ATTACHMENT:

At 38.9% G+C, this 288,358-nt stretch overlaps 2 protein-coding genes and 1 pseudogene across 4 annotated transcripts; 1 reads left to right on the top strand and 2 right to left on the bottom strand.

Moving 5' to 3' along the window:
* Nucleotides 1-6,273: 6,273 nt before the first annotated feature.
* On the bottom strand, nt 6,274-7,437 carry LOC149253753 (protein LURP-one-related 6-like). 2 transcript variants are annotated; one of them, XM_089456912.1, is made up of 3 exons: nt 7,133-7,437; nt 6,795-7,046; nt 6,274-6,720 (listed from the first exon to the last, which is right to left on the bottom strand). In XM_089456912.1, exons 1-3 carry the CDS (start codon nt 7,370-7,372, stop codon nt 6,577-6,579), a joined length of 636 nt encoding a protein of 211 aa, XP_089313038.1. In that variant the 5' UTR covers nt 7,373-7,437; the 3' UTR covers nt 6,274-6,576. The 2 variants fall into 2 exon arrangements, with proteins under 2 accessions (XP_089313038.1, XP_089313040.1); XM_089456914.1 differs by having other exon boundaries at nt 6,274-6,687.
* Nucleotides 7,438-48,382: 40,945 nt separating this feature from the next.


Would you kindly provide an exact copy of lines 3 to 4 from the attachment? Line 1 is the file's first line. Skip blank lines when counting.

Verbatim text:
* Nucleotides 1-6,273: 6,273 nt before the first annotated feature.
* On the bottom strand, nt 6,274-7,437 carry LOC149253753 (protein LURP-one-related 6-like). 2 transcript variants are annotated; one of them, XM_089456912.1, is made up of 3 exons: nt 7,133-7,437; nt 6,795-7,046; nt 6,274-6,720 (listed from the first exon to the last, which is right to left on the bottom strand). In XM_089456912.1, exons 1-3 carry the CDS (start codon nt 7,370-7,372, stop codon nt 6,577-6,579), a joined length of 636 nt encoding a protein of 211 aa, XP_089313038.1. In that variant the 5' UTR covers nt 7,373-7,437; the 3' UTR covers nt 6,274-6,576. The 2 variants fall into 2 exon arrangements, with proteins under 2 accessions (XP_089313038.1, XP_089313040.1); XM_089456914.1 differs by having other exon boundaries at nt 6,274-6,687.